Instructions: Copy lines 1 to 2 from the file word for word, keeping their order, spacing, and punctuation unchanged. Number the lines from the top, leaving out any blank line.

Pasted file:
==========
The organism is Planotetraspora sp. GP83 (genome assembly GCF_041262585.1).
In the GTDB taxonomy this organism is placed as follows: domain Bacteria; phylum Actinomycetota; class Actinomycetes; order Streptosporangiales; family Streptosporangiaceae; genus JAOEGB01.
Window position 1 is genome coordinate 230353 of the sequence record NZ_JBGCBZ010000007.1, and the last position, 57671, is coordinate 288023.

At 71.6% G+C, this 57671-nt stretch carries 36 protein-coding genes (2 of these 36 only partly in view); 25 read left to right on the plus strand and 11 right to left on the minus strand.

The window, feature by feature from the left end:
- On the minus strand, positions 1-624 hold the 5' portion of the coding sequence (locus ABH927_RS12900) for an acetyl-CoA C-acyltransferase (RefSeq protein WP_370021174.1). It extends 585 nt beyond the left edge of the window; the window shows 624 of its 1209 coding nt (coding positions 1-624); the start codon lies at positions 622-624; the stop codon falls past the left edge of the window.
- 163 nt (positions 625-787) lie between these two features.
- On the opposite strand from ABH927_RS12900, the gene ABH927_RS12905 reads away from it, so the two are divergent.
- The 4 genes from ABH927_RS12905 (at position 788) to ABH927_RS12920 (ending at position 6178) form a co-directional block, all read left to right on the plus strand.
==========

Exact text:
The organism is Planotetraspora sp. GP83 (genome assembly GCF_041262585.1).
In the GTDB taxonomy this organism is placed as follows: domain Bacteria; phylum Actinomycetota; class Actinomycetes; order Streptosporangiales; family Streptosporangiaceae; genus JAOEGB01.